Only four other people besides LeBron James have ever made it to eight consecutive NBA Finals series, and all of them were members of the Bill Russell-led Celtics dynasty of the late fifties and early sixties when most of the league’s players were white.
With LeBron’s Cavaliers set to tip off as overwhelming underdogs in a fourth straight Finals matchup against the Golden State Warriors tonight, the most amazing thing about it is that there’s hardly anything the Warriors could do in this series that would outshine the greatness of King James or diminish his status as the most dominant force in the NBA.
So if the Warriors end up steamrolling the Cavs like everyone in the world expects them to? Congrats, you got the second-best player in the league to take a multi-million-dollar pay cut to join a 73-win team with three more All-NBA talents that lost the title to the Cavs the year before.
Meanwhile, LeBron is here with Jeff Green and Kyle Korver, playing for his hometown team despite its inept owner and front office because that’s where his presence is the most meaningful, and refusing to accept less than a maximum salary because that’s what’s best for the players’ union.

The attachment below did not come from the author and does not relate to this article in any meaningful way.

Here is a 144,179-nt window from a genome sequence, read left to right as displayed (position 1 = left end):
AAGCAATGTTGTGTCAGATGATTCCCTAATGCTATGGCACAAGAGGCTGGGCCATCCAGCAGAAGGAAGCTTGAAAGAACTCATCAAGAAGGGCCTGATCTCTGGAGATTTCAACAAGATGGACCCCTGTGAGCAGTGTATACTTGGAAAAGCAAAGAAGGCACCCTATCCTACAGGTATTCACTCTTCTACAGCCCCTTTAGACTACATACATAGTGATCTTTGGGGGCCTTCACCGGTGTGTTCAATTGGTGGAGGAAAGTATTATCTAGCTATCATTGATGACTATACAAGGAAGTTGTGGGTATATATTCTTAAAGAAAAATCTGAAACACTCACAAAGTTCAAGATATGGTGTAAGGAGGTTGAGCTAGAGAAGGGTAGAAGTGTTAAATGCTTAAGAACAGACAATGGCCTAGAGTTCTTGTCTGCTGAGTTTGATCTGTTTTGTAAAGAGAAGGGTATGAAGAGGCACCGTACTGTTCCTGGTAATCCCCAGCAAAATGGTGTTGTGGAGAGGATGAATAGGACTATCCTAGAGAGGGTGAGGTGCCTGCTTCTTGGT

It’s been wildly popular among media and fans alike to speculate that LeBron will play somewhere else next season due to the failures of the Cavs’ front office. But these failures have only made his greatness more apparent during this playoff run, underscoring how little he has left to prove on a basketball court in Cleveland or anywhere else. Here, it’s worth remembering how little his decision to return to the Cavs in 2014 had to do with basketball in the first place:
“I feel my calling here goes above basketball,” James said in announcing his return. “I have a responsibility to lead, in more ways than one, and I take that very seriously. My presence can make a difference in Miami, but I think it can mean more where I’m from.”
While it’s important for LeBron to maximize the value of his labor, and he effectively does so by leaving open the possibility of signing somewhere else, it’s no less true today about his presence meaning more where he’s from. Of course, there will always be a fundamental tension between LeBron’s goals of ensuring a proper balance of power between players and ownership, remaining loyal to his hometown, and fulfilling a calling that’s bigger than basketball in the process. That he would even try to achieve all of these ends at once, let alone enjoy such success in having done so, is simply unprecedented.
Of course, it’s not just about having talent, it’s about how one uses it. Which is why no matter what happens in this Finals series, the best story in sports will still be LeBron James, the G.O.A.T., in Northeast Ohio. The chance that he might do the impossible again by beating these Warriors, and that millions of Cavs fans will be electrified until the series is over to see if he does, is really just gravy.